On the surface, Ware’s work seems to bear a lot in common with Lizzo, the American pop singer whose music has become known for its blithely simplistic – and decidedly polarising – messages of empowerment. Both singers reference soul and disco and both load their songs with camp innuendo and over-the-top winks towards the audience. The difference lies in the little details: if Lizzo is telling you how to feel – sometimes literally: “In case nobody told you today,” she sings, “you’re special!” – Ware shows you. She’s an entrancing and aspirational figure as she sashays through the sleazy, glittering environs of her own songs. It’s not subtle music but Ware plays it with subtlety, and that counts for a lot here. Ware is also very funny: her boasts on “These Lips”, for example, quickly devolve into absurdist non sequiturs such as “These lips are wanted in a hundred countries, maybe more”.
Crucially, Ware’s music sounds great, miles away from the airbrushed veneer of Lizzo’s. Instead of the pulsating sleekness of What’s Your Pleasure?, That! Feels Good! channels funky, groove-heavy disco acts such as Chic, giving the music a heft and physicality that matches the orgiastic va-va-voom of Ware’s lyrics.
The biggest – and best – change Ware has made between records is the addition of a live band. She is backed by the London afrobeats group KOKOROKO, who recently played at Golden Plains Festival in Victoria. The resulting album is rich and impressively detailed, easily swinging from velveteen soul (“Hello Love”) straight into a song such as “Begin Again”, which opens with a nod to “Mas Que Nada” before spiralling into a spectacularly dense funk workout. The addition of KOKOROKO’s fleet horn section in particular makes songs that sound gimmicky on paper, such as the vaudevillian, joke-heavy “Shake the Bottle” or the partially spoken “Beautiful People”, sharper and more sophisticated.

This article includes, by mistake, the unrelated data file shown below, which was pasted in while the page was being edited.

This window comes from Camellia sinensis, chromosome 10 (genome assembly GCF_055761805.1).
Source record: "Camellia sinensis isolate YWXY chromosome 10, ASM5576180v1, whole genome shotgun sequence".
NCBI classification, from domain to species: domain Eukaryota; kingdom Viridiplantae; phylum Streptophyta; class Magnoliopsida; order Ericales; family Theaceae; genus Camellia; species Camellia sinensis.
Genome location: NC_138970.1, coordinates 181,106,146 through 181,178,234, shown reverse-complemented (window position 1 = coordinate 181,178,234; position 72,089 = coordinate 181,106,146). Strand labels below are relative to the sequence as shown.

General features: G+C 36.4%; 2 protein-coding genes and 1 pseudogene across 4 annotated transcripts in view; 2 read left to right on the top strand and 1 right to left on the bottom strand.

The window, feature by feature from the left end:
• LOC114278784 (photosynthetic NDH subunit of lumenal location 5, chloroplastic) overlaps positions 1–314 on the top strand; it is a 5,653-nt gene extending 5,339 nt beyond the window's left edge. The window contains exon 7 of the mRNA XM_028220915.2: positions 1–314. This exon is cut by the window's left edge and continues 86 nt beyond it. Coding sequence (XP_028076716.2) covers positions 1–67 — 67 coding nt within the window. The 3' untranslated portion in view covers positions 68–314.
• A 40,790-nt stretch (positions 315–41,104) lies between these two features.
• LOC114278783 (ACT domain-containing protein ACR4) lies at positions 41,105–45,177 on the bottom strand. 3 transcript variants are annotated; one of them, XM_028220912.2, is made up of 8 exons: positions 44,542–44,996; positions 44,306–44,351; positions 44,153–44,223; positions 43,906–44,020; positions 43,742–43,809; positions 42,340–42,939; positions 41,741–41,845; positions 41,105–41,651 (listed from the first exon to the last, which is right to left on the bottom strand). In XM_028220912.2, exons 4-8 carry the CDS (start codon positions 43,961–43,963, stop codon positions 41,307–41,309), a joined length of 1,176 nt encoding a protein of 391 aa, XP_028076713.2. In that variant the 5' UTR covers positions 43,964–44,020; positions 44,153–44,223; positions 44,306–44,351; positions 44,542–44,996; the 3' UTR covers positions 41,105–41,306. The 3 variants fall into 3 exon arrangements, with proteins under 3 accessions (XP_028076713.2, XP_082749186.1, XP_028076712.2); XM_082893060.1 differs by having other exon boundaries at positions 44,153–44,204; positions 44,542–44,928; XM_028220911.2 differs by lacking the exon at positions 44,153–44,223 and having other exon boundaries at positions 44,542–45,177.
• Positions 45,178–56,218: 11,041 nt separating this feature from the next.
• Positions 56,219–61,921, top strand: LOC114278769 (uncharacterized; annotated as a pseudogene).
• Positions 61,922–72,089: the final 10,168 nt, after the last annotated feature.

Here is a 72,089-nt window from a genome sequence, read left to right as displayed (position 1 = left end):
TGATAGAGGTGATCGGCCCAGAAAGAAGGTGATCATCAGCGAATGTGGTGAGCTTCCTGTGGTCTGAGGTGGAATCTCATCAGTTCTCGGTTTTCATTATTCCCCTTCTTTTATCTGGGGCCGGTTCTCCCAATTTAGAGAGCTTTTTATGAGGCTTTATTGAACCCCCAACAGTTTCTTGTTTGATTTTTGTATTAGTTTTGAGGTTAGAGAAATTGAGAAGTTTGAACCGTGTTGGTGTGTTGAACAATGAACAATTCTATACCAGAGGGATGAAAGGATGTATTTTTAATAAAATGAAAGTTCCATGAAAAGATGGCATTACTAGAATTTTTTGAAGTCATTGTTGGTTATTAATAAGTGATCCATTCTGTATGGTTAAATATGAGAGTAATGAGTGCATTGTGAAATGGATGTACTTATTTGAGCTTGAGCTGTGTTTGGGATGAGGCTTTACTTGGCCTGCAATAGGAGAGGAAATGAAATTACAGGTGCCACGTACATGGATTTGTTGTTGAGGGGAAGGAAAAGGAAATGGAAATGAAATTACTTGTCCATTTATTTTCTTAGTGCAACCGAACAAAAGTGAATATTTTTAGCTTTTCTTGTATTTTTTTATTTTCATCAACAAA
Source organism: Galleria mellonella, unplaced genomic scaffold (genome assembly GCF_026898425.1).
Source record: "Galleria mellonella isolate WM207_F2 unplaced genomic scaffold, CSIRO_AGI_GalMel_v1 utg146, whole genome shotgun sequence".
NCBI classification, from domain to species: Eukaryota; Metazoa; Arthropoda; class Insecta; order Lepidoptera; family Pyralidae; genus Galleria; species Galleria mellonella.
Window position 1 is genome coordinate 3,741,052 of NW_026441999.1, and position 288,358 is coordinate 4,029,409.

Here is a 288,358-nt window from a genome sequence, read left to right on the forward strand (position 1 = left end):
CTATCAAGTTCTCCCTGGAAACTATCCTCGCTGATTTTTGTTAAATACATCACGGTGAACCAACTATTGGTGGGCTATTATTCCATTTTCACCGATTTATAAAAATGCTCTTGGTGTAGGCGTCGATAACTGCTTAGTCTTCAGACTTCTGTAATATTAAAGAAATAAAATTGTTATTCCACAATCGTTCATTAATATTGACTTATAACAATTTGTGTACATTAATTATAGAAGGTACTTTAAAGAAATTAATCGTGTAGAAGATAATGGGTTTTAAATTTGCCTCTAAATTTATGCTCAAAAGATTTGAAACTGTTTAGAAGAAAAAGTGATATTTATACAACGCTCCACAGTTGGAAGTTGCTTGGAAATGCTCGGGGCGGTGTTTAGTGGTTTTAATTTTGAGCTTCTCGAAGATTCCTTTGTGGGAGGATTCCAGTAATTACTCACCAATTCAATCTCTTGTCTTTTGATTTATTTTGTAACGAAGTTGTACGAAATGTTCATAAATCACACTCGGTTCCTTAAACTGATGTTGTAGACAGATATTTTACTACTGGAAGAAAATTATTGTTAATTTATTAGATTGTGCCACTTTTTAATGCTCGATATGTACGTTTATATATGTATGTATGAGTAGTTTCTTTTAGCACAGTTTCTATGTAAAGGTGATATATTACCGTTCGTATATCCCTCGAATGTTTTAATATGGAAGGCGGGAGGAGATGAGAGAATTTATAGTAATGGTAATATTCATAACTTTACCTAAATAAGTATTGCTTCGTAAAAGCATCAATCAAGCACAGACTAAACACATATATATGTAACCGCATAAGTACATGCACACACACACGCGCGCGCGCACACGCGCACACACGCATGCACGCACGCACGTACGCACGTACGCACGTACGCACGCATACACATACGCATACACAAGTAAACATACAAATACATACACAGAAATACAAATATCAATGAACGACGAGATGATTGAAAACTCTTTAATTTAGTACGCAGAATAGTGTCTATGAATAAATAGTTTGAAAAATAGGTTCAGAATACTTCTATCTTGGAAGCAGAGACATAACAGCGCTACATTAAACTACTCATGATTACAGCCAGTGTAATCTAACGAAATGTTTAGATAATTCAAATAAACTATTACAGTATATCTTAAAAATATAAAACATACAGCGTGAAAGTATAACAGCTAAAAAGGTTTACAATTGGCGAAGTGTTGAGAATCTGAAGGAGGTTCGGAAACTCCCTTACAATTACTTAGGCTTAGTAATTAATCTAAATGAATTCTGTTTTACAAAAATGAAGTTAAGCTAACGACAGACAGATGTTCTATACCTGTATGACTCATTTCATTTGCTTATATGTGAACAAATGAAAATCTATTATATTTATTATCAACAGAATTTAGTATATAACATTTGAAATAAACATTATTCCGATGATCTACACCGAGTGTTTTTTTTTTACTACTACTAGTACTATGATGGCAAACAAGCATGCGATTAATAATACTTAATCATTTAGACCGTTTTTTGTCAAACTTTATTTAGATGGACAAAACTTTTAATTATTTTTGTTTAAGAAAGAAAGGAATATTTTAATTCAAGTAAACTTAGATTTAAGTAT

At 38, Ware joins the ranks of a handful of female pop musicians making career-best work into their late 30s, 40s and 50s – Caroline Polachek, Kelela, Lana Del Rey, Róisín Murphy – defying historically ageist and sexist attitudes that dictate they should aspire for a certain modesty as they get older. Ware’s age feels crucial, not incidental, to the confident and powerful guise she adopts on That! Feels Good!
Early on, she proclaims that she’s “a lady, lover, freak and a mother”, and it feels like a distinct rejection of any stylistic boxes. Ware has spoken about how, as her career progressed, she found herself surrounded by industry figures who wanted to turn her into an “Adele type”. Given how fruitful her new life as a raunchy dance-floor doyenne has been so far, it is a huge relief that she pushed back.
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This article was first published in the print edition of The Saturday Paper on May 6, 2023 as "Lady, lover, freak, mother".